HOME  |  NEWS  |  BLOGS  |  MESSAGES  |  FEATURES  |  VIDEOS  |  WEBINARS  |  INDUSTRIES  |  FOCUS ON FUNDAMENTALS
  |  REGISTER  |  LOGIN  |  HELP
Page 1/2  >  >>
Ratsky
User Rank
Platinum
Re: A great Regular Feature!
Ratsky   9/9/2013 4:29:10 PM
NO RATINGS
MOST of these companies are still around in one form or other!  I was in junior high school in 1958 (and had my ham license by then), and ABSOLUTELY have several of these products in my basement (including all of the varieties of the solder lugs in Slide 1, in one drawer of one of my Akro-Mills cabinets).  Not sure if Walsco is still around; I bought many of their general HW items in little plastic boxes. Despite the "Manufacturing Company" in their name, I suspect they just packaged small quantities of products from OEM suppliers for the hobbyist/service technician market.  At that time, my tastes in reading material included Popular Electronics, Popular Mechanics, QST, CQ, Radio-electronics, and Radio & TV News (later became Electronics World).  I didn't discover the real "trade press" of Engineering until college (1961), when I started working in the industry to pay for my education.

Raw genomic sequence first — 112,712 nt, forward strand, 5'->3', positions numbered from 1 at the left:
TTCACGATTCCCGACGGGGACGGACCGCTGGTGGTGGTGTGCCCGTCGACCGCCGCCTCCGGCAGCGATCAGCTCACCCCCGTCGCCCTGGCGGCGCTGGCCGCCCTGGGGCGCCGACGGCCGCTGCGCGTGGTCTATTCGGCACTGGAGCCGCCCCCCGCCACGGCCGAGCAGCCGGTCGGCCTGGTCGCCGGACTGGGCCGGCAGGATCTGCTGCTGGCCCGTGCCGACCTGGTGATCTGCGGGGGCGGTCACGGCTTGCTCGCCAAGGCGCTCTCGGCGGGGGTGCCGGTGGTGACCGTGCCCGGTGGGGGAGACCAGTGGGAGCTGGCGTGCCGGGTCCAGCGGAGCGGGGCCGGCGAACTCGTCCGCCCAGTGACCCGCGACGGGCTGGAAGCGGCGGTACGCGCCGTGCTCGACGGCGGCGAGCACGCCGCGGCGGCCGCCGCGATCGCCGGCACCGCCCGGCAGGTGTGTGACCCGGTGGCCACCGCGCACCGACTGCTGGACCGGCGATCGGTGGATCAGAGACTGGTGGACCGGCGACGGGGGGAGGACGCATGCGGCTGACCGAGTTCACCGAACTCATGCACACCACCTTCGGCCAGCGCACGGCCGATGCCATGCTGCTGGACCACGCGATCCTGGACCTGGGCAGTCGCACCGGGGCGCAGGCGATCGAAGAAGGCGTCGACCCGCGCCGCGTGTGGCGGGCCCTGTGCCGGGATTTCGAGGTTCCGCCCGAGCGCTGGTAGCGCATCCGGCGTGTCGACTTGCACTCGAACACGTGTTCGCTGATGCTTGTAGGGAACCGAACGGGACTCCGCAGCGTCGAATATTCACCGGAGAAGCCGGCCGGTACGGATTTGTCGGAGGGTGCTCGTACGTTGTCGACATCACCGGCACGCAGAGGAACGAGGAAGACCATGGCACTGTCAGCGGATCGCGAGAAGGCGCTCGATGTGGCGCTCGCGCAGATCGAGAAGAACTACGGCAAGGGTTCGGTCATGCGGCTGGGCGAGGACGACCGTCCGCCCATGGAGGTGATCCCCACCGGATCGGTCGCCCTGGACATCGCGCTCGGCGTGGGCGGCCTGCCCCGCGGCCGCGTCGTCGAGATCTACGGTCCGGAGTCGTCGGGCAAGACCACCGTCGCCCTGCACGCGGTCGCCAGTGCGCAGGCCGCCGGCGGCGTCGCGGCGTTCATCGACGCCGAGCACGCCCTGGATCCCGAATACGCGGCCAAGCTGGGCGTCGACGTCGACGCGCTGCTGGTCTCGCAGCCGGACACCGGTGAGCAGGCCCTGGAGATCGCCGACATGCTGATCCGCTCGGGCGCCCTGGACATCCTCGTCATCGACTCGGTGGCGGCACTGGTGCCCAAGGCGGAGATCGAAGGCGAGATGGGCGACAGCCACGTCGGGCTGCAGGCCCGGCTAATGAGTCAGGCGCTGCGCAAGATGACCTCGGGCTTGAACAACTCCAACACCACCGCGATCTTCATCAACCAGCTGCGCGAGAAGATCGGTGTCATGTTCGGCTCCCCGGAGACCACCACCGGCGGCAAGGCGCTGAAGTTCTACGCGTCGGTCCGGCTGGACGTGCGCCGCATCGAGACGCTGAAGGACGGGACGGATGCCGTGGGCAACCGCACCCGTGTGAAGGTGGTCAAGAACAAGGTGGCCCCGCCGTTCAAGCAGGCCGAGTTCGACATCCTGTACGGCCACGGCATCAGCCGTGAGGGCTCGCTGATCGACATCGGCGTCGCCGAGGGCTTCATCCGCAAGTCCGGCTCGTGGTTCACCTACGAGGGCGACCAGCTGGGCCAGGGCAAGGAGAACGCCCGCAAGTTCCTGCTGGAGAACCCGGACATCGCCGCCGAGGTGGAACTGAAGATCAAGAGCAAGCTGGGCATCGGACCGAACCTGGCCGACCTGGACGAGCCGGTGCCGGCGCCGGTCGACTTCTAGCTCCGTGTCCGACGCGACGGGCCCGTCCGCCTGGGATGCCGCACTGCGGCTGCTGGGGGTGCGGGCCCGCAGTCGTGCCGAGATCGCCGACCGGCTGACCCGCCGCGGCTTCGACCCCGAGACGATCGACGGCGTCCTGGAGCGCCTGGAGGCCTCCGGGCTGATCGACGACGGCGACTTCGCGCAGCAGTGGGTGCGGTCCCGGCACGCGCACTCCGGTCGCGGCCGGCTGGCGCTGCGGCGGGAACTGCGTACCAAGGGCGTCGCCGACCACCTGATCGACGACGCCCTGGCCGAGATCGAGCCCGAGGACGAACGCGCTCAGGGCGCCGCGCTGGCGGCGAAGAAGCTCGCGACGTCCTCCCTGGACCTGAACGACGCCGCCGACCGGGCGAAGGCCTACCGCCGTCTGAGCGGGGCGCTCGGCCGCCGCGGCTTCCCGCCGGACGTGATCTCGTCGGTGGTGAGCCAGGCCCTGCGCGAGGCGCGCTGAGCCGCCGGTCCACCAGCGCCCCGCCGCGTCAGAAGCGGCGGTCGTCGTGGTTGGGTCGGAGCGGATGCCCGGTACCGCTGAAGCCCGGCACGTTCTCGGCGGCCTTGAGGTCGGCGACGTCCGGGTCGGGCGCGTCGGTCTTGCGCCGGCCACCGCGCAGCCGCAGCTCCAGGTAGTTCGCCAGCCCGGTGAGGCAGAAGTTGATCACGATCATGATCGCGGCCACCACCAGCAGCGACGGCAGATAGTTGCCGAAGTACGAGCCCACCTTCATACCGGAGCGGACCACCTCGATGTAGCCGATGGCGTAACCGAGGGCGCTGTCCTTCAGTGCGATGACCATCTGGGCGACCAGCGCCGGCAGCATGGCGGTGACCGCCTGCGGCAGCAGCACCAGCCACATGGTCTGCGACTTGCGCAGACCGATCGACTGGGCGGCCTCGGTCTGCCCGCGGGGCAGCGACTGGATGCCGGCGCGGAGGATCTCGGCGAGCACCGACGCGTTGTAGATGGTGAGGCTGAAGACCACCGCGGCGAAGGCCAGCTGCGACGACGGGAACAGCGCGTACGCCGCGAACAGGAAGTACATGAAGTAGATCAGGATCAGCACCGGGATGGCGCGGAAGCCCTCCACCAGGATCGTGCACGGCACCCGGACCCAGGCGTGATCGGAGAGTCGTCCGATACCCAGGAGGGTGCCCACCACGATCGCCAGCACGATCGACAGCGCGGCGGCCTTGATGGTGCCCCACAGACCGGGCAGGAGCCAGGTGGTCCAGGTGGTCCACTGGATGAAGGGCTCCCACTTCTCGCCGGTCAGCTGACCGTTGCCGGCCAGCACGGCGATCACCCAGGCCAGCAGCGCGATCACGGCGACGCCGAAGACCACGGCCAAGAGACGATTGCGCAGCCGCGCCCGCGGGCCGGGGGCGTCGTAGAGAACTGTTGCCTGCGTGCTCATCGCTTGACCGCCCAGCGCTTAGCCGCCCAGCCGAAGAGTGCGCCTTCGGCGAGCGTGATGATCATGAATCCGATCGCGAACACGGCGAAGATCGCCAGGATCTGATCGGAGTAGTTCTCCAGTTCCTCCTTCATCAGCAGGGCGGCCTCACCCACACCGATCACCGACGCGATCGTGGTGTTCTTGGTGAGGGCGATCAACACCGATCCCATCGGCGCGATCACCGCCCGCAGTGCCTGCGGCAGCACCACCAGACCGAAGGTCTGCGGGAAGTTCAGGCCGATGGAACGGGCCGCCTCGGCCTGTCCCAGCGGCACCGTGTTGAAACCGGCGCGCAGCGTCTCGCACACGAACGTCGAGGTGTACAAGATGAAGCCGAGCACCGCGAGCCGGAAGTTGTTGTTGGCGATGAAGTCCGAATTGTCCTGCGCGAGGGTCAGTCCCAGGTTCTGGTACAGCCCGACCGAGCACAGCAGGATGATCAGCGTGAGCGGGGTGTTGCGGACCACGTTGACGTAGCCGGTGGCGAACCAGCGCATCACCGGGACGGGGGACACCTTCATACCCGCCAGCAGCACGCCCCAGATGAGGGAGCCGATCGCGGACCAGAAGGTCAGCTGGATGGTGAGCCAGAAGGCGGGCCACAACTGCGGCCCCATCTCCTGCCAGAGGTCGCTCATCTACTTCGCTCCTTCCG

William K.
User Rank
Platinum
Re: A great Regular Feature!
William K.   9/5/2013 9:30:11 PM
NO RATINGS
Charles, At least one of those companies, Tinnerman, is still alive and I hope doing well. They produce just about every kind of push-on cmechanical onnection thing that can be immagined, and about 78 models that are hard to imagine. I used one of their parts in the angle transducer that I designed that had to live through repeated 50g impacts.

Actually I did recognise most of the names, except for that big fan company.

I thought that was most interesting was the general nature of the items, which is a bit different from what gets front billing today.